FACULTY AWARDS AND HONORS

The National Science Foundation awarded prestigious CAREER grants to four NJIT faculty members during 2003. The Faculty Early Career Development Program at NSF supports the early career development of teacher-scholars who are likely to become academic leaders. Awardees are selected on the basis of career-development plans that integrate research and education within the context of the mission of their institution. NJIT recipients include:


Livingston Treena Livingston Arinzeh, PhD, associate professor of biomedical engineering, to develop a tissue engineering and biomaterials program at NJIT. The program will focus on her innovative use of stem cells, instead of drugs, to treat an array of diseases.

Carsten Denker, PhD, assistant professor of physics, to build new solar telescopic instrumentation, including an InfraRed Imaging Magnetograph (IRIM), which measures the magnetic fields on the surface of the sun, and a Real-Time Image Reconstruction (RTIR) system, which overcomes the image distortion caused by the turbulence of the Earth’s atmosphere.
Symeon Papavassiliou, PhD, assistant professor of electrical and computer engineering, to develop software tools and network architecture to better manage wireless and wired networks.

The Academic Computing Department won second prize for Quick Reference Guides for its 2003 Student Computing Guide in a competition sponsored by the ACM Special Interest Group for University and College Computing Services. The guide was prepared by a team from Academic Computing Services led by Ersal Aslam ’01, IT consultant.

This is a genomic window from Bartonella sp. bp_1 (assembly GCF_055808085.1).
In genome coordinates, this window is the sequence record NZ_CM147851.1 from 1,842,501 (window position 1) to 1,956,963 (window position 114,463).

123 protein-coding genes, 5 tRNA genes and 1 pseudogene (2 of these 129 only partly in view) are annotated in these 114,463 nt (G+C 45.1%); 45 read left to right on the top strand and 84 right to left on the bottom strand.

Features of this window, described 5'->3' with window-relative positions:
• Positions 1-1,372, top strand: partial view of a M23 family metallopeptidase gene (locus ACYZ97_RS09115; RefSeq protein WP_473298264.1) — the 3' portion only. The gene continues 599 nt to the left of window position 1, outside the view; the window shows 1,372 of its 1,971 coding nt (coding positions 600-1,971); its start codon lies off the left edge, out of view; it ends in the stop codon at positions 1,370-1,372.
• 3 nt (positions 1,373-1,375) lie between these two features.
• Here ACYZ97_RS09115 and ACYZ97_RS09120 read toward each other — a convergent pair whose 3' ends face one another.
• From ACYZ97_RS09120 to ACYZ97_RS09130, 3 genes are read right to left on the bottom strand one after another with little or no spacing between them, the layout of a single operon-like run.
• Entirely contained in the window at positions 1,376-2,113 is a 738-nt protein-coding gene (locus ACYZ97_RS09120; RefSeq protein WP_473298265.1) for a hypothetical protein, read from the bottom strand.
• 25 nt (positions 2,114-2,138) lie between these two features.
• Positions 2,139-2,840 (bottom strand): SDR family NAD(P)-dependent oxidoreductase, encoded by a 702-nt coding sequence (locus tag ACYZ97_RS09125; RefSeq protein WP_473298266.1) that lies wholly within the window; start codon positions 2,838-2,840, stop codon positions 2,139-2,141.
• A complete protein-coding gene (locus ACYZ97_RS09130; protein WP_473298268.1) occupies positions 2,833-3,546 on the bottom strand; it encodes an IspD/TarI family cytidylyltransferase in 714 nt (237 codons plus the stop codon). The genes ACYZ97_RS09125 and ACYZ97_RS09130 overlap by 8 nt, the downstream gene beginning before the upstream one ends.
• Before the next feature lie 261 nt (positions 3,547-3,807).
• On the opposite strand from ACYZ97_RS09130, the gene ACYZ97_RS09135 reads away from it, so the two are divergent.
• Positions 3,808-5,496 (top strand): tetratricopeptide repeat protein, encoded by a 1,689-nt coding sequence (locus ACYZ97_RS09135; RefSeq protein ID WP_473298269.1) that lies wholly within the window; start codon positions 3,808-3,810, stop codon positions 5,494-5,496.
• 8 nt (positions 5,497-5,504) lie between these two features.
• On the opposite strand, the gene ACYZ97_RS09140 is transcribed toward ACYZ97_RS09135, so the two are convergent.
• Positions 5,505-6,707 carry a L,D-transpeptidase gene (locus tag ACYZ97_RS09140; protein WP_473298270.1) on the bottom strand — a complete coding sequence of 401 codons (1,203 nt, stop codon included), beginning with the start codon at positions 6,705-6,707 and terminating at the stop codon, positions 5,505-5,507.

Brian Callahan, who has guided the Highlanders to their most successful seasons in the NCAA Division II as head baseball coach at NJIT, was recently voted the Central Atlantic Collegiate Conference Coach of the Year in balloting done by the league’s nine head coaches. Callahan and the Highlanders set the school record for victories in a season with 23 in 2004.

Zeynep Celik, professor of architecture, received a Guggenheim Memorial Foundation fellowship, awarded on the basis of distinguished past achievements and exceptional promise for future accomplishment. The fellowship will allow her to complete her book in progress titled Public Space, Modernity, and Empire Building: Ottoman Syria and Lebanon, French Maghrib (1830-1914). She will study nineteenth century public spaces in former French colonies in North Africa and Ottoman provinces in the Middle East, arguing that they represented a new type of imperial order and iconography associated with modernity.